Safety Training Allows 4 year-old to Save Family

By David Hench
The Portland Press Herald

GORHAM, Maine — A 4-year-old boy who studied fire safety at his day-care center a few weeks ago used what he learned to help his family escape safely from a blaze in their basement apartment Monday.

Joseph Lamoin, who will turn 5 this month, woke at 5 a.m. to the smell and sight of smoke and did as he was taught.

He crawled, beneath the smoke, to his mother’s room, where he woke her and his 4-year-old sister.

The three crawled up the stairs of the house at 136 Day Road to where Joseph’s grandmother was sleeping, and everyone got out of the home safely, said Gorham Fire Chief Robert Lefebvre.
Read More go to The Portland Herald

Keep your Kits Fit and First Aid Station Supervisor Trained.

Times are tough economically and companies have found it necessary to lay off employees and change routines to stay afloat.  Remember though not to  inadvertently jeopardize your compliance with Regulation 1101 of the Workplace Safety & Insurance Act when seeking smart ways to be frugal.  It might be time to do a quick  check up of your company’s  safety compliance.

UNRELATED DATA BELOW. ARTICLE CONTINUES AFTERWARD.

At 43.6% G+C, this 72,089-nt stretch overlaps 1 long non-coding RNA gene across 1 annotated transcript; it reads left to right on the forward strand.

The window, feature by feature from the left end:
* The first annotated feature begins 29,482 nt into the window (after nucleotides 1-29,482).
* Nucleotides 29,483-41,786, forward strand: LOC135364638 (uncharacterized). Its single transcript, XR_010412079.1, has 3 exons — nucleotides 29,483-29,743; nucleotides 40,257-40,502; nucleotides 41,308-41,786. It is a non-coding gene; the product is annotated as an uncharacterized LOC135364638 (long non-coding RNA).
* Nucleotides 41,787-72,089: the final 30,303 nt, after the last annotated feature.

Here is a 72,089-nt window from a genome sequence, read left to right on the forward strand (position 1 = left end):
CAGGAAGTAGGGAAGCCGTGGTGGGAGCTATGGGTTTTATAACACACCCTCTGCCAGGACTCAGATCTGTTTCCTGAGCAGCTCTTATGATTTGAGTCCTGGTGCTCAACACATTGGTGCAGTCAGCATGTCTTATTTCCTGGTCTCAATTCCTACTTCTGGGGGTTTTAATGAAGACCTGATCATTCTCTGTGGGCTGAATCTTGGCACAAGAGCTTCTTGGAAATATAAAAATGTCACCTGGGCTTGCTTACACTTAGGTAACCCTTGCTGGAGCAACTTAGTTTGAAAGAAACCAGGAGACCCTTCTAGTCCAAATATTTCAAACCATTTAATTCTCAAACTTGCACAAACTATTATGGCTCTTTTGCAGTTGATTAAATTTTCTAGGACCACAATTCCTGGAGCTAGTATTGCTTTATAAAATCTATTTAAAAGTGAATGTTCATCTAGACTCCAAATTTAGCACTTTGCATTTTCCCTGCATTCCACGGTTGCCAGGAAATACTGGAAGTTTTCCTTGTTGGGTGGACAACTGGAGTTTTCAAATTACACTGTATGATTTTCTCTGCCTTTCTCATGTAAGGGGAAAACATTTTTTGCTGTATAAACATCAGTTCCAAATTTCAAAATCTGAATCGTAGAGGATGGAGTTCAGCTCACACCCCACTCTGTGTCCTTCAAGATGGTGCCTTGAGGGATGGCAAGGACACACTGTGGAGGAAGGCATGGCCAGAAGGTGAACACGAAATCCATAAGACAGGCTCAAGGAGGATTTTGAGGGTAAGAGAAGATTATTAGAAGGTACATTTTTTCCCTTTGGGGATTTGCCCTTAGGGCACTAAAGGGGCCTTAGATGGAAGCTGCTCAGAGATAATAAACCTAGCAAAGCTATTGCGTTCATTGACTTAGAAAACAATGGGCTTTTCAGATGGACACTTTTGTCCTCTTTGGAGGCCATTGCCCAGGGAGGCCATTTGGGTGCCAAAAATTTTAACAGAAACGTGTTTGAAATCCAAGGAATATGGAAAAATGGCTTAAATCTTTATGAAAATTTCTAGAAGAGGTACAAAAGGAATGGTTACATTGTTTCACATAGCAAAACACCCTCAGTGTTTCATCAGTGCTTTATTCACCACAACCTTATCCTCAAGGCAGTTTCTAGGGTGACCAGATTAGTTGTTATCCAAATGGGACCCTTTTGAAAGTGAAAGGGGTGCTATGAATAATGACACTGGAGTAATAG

CHECKLIST

Your first aid kit is stocked.
Any safety equipment is

working.
accessible to all employees during work hours.

First Aid Station is

supervised by a company employee who

has a valid first aid certificate from a WSIB recognized Training Organization
works in the immediate vicinity of the station.

All required information is posted where it can be seen clearly by employees.
Company system for keeping  detailed records of accidents or first aid treatments  is in place and working well.

And, remember, employers need to cover the cost of first aid equipment at work.

Another Life Saved, We Hope

“Winnipeg Danny left the locker room after our workout and sat down on one of the benches next to the rink. He told one of the players passing by that he felt a “bit hot” and then lay down on the bench. His teammate talked to him briefly, then said goodbye. Moments later, another player came out of the room and saw Danny face down on the floor. At first, he thought Danny was about to do some  pushups or some such thing but then noticed there was no body movement. He called for help and luckily, on this day,  two firemen from Fort Myers were playing with us. They sprang into action, felt for a pulse and found none, then used a paddle and CPR to get Danny’s heart pumping again.”

Read the full story at Brian McFarlane’s blog, ithappenedinhockey.com